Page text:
Bryan S. Lee, MD, JD
Although there has been a great deal of innovation in alternative intraocular lens (IOL) fixation techniques, such as the use of Gore-Tex (WL Gore & Associates) suture and intrascleral haptic fixation, the anterior chamber IOL (ACIOL) continues to be a valuable method of IOL placement in the absence of a normal capsule complex.1,2
ACIOLs offer several advantages over other techniques, including a decades-long track record,3 the ability to be used in essentially any eye (Figure 54-1), the lack of reliance on sutures, and on-label use. Furthermore, surgeons can usually place an ACIOL even when dealing with nerves resulting from having had a complication.4,5 Placing an ACIOL is usually faster than alternative fixation methods, which is beneficial if the patient is becoming uncomfortable with the length of surgery or if the corneal clarity is decreasing. The drawbacks to an ACIOL include the large incision it requires and its relative undesirability in eyes with significant iris damage, a shallow chamber, peripheral anterior synechiae, or unhealthy corneal endothelium.6
The first step before placing an ACIOL is to make sure that the anterior chamber is clear of vitreous (Figure 54-2). Using preservative-free triamcinolone acetonide (Triesence) or triamcinolone rinsed through a filter7 allows visualization of remaining vitreous (Figures 54-3 and 54-4). Next, the pupil should be constricted with acetylcholine chloride or carbachol, then a peripheral iridotomy should be made to avoid pupillary block.
Measuring the white-to-white distance with a caliper allows sizing of the ACIOL (Figure 54-5). An undersized ACIOL may be unstable and move, causing endothelial damage. An oversized IOL can cause pupil distortion. Because the vertical white-to-white is smaller than the horizontal, an undersized ACIOL can sometimes be rotated to achieve stable fixation.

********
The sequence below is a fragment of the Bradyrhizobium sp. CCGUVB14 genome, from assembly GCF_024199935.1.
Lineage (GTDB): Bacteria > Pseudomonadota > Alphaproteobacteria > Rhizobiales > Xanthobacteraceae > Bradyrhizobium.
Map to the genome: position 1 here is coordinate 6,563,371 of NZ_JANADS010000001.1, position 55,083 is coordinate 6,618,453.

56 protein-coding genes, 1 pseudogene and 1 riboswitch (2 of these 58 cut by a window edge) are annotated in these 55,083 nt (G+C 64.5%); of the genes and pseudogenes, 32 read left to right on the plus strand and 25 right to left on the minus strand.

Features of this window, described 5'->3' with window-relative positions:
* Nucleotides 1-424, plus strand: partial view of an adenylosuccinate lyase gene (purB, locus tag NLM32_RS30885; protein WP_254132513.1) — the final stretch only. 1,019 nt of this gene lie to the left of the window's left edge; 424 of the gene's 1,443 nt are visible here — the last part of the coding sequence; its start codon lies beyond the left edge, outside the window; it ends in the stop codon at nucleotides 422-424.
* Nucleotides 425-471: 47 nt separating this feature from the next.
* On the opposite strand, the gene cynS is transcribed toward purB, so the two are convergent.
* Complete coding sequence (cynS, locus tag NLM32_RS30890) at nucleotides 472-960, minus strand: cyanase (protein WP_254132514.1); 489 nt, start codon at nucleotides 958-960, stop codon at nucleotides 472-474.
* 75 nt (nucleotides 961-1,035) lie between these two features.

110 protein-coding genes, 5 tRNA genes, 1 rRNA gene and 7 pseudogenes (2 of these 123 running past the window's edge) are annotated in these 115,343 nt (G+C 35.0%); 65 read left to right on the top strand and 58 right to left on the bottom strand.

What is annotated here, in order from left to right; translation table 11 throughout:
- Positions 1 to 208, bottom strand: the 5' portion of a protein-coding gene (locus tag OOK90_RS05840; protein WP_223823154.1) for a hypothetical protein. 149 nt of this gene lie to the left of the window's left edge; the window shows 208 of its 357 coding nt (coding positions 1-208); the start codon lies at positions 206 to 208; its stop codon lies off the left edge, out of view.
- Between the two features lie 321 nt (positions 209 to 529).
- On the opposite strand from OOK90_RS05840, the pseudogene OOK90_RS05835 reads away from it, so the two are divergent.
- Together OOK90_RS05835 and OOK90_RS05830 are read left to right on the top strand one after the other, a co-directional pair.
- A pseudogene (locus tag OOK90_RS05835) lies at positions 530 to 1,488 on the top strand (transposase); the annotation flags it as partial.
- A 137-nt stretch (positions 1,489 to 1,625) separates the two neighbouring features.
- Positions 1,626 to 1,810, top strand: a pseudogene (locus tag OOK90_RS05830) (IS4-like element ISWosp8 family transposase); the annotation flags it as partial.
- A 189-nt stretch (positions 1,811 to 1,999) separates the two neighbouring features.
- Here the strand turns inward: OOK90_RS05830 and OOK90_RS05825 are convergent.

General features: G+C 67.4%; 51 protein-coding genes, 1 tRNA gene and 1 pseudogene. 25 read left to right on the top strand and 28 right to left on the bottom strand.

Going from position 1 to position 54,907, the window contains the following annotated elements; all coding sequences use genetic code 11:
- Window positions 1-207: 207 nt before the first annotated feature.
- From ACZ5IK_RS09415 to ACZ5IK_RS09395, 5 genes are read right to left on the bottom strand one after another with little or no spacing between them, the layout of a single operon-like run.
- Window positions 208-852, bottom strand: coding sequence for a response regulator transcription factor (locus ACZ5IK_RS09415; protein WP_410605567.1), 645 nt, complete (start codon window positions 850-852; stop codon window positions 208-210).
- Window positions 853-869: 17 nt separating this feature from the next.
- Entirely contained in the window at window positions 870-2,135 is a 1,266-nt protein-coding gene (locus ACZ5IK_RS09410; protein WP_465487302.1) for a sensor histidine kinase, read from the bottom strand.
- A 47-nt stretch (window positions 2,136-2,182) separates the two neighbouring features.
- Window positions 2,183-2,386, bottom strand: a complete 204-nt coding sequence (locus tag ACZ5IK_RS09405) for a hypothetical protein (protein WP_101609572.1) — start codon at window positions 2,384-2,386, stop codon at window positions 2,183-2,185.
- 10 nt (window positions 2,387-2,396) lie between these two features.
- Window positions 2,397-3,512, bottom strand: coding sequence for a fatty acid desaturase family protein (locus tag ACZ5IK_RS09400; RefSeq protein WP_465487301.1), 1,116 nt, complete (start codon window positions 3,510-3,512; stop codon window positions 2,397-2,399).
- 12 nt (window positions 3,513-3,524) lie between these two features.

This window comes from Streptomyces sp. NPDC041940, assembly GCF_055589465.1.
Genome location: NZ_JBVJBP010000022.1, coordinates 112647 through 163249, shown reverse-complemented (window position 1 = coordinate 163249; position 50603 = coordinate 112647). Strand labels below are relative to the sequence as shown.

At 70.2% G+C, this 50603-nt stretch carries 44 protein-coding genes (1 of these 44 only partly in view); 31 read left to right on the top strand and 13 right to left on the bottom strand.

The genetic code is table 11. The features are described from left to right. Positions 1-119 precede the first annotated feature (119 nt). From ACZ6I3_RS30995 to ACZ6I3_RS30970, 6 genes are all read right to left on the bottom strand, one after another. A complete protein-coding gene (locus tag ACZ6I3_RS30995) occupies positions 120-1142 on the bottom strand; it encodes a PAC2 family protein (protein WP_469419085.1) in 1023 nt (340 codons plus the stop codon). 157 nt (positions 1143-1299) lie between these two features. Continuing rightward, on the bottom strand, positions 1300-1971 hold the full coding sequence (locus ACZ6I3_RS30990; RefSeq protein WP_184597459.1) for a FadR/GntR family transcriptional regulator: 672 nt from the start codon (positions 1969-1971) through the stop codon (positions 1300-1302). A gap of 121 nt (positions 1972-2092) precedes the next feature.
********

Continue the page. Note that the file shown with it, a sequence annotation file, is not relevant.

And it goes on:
If performing a vitrectomy, the vitrector can be used to make the iridotomy (Figure 54-6). Simply turn the vitrectomy port downward so that it is facing the iris, apply vacuum (irrigation-aspiration-cut mode if available), then gently use the vitrector to make a small opening. Other methods include using forceps to pull some of the iris out through a paracentesis, then cutting the retracted iris with scissors, making sure to create a full-thickness incision. Alternatively, a needle can be bent and then used to make an iridotomy with countertraction from another instrument, such as a Sinskey hook.
After constricting the pupil, the surgeon should use an adequate amount of viscoelastic to protect the endothelium and deepen the chamber for the IOL. Because of the size of the incision needed to insert an ACIOL, a cohesive viscoelastic will not remain in the eye as well.
The incision for the ACIOL can be made in the cornea if extending a phaco incision. However, a scleral tunnel will reduce surgically induced astigmatism (Figure 54-7). The surgeon makes a conjunctival peritomy followed by the application of cautery to the sclera. Next comes a partial-thickness scleral groove followed by a tunnel using an angled blade. The incision should be approximately 6.5 mm wide (Figure 54-8). Internal calipers ensure an adequate incision, although standard calipers work well also.
The location of the incision can vary depending on multiple factors. Theoretically, the incision can be placed along the axis of astigmatism to reduce the amount of cylinder as long as care is taken not to overtighten the sutures. In my opinion, having good exposure for the surgery and a comfortable approach are more important, so I usually operate temporally. This should result in less astigmatic effect and is much more comfortable.